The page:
“We continue to work with the helicopter operators, the offshore industries, international regulators, unions and pilot representatives to enhance offshore safety standards still further and all these parties are actively involved in ongoing discussions.

Offshore workers are expected to actively oppose any re-introduction of the aircraft to service. Oil and Gas People have discussed a potential return with many offshore workers, with one worker who wished to stay anonymous saying: 

"Although the restriction has been lifted, it is hoped that the decision makers in Aberdeen take into account the thoughts of an already angry workforce and listen to the reservations we have about flying in the Super Pumas and understand our lack of confidence in the Air frame. We are not willing to lose any more friends or colleagues or put our lives at increased risk by flying in these helicopters"

CHC Helicopters were able to return all Super Puma aircraft during Chapter 11 re-structuring last year and currently own no Super Puma aircraft.

A spokesperson for Babcock Helicopters said: "Any decisions regarding aircraft type are taken in close consultation with our customers."

Bristows helicopters have the most Super Pumas of any Aberdeen Operator and gave the following statement: 

"On July 7, 2017,  the UK and Norwegian Civil Aviation Authorities announced their intention to remove restrictions on the Airbus EC225 providing a route for the aircraft to return to service. The safety directives issued by the UK Civil Aviation Authority and the Norwegian Civil Aviation Authority prohibiting commercial operation of the EC225 aircraft remain in effect.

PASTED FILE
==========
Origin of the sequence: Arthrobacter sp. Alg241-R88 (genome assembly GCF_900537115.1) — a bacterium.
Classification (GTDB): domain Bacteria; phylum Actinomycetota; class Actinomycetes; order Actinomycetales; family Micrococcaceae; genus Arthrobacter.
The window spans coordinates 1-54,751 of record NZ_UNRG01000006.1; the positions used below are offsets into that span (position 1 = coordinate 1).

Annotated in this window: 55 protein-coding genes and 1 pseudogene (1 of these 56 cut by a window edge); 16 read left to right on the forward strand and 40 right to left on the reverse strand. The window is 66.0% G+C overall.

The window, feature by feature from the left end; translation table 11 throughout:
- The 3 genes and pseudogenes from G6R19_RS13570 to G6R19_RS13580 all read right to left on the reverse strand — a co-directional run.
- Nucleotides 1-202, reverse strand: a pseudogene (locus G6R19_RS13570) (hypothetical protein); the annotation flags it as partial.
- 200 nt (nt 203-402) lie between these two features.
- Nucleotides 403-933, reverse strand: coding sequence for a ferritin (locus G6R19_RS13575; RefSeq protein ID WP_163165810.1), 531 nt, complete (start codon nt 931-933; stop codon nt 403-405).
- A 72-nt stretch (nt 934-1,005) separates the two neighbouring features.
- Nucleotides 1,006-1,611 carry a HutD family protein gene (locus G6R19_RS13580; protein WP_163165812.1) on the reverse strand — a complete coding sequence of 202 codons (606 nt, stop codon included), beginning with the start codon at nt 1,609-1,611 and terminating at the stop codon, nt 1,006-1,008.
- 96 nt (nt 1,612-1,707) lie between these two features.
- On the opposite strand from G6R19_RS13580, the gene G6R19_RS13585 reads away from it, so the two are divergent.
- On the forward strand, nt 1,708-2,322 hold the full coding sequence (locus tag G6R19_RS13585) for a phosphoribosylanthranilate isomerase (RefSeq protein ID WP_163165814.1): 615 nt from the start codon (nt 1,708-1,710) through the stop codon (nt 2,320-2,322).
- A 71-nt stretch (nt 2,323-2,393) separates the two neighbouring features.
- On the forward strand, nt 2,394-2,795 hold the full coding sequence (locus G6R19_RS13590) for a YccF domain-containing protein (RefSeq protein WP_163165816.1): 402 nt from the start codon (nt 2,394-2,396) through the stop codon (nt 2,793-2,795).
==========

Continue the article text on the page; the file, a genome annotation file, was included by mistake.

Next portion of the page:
"We are currently reviewing the required changes and technical modifications needed to the aircraft for the safe return to service, and are working closely with Airbus and the regulatory authorities on the development and testing of these changes. We will continue to suspend all operation of our EC225s, including for SAR and training, until we are confident that the aircraft can operate safely.

"Bristow is monitoring the situation closely, with the safety of our passengers and crews remaining our highest priority."

Airbus Helicopters gave the following statement:

"Airbus Helicopters expresses its deep regret for the tragedy which claimed the lives of 13 people in Norway in 2016.

"Airbus Helicopters welcomes the lifting of the H225 and AS332 L2 flight ban by the UK & Norwegian national aviation authorities

"The H225 safety case is based on a design change using a more reliable bearing to address fatigue failure; improved spalling detection through a new Full Flow Magnetic Plug and strengthened inspection criteria; increased reliability through reduced service life of key components; and improved, protective packaging for the transportation of parts.

"This is the result of learnings from the investigation and the need to raise the bar in safety across industry to ensure that the strictest safety requirements are met."